Yo ho ho: Why it takes more than a parrot to become a pirate

There were a great variety of costumes on display this weekend at the Purbeck Folk Festival pirate themed saturday. Some shop bought wigs, hats, eye patches and beards (mine pre grown), but some clearly labours of love with jackets, treasure chests and hooks all in evidence. But the lady with the real parrot on her shoulder surely took the prize for authenticity (not to mention bravery in the face of a hundred children).

We were, however, a very civil clutch of pirates, queueing politely at the bar and ensuring we didn’t block anyone’s view with our plumes of feathers. I guess that’s because most of us were pirates on the outside only.

So how do we become pirates on the inside? It’s easy to change your outward appearance, but that’s superficial. How do you change what you are inside? Pirates are cool, pirates are exciting, they see the world and adapt to the challenges it throws at them. They have a healthy disrespect for authority, but a strange sense of companionship too. Maybe i’ll become a pirate too.

To learn is to change and, if we really want to roam the high seas, we need to learn to do things differently. Maybe not pillaging and stealing, that was fine when all you needed were pieces of eight: today’s pirate needs new skills. In short, a parrot is not going to be enough.

The learning pirate is someone who is willing to travel, to roam, not necessarily across the oceans, but certainly across their own ignorance. Some journeys take place over water, others just in our minds.

The learning pirate has a healthy mistrust of received wisdom and authority, although lives to a code nonetheless. Maybe wanting to see the proof, maybe wanting to explore, maybe wanting to dig for the gold.

We should be independent, proud and colourful, ready to grab opportunities and live life to the fullest. The learning pirate take knowledge from wherever they can find it and celebrates their success as they go. Carousing and drinking are fine, but collaborating and sharing may be more twenty first century.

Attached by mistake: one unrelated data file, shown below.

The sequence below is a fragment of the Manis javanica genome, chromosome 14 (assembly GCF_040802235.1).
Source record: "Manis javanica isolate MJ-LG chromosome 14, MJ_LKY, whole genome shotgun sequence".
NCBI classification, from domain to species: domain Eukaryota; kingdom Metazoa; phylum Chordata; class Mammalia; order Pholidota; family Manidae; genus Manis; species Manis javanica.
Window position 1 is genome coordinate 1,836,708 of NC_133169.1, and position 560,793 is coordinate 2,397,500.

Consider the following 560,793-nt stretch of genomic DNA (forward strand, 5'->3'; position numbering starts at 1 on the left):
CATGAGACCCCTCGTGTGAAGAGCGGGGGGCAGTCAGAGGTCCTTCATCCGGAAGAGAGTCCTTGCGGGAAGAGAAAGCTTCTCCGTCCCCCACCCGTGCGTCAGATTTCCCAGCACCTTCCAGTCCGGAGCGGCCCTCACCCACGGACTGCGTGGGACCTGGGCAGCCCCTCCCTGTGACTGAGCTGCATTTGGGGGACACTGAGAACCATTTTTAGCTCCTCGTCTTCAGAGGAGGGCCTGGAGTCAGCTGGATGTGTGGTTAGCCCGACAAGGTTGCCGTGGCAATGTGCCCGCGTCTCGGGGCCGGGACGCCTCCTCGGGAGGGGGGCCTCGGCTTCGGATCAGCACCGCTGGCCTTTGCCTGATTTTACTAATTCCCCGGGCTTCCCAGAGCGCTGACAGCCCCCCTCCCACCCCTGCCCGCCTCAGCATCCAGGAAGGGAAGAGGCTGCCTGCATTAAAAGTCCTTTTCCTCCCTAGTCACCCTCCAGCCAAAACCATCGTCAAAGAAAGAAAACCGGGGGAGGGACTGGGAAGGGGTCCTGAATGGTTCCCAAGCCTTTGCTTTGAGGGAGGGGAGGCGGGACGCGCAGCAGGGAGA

And the joy of being a latter day learning pirate is that you can build your own ship out of nothing but thin air: you can build your reputation from afar as you partake in communities and become infamous for your adventures and experience. Forming alliances as you need them, but remaining agile to adapt: the pirate is never lost for words.

So maybe you don’t want to grow the beard, maybe an eye patch is a step too far, maybe you’re allergic to feathers, but that doesn’t stop you being a pirate on the inside. What adventures would you be having if you didn’t hold yourself back? If you gave yourself permission to learn anything? Shiver me timbers if that isn’t an exciting thing to think about!

About julianstodd

Author, Artist, Researcher, and Founder of Sea Salt Learning. My work explores the context of the Social Age and the intersection of formal and social systems.
This entry was posted in Achievement, Adaptability, Adventure, Agile, Collaboration, Community, Conformity, Excitement, Expedition, Learning and tagged , , , , , , . Bookmark the permalink.

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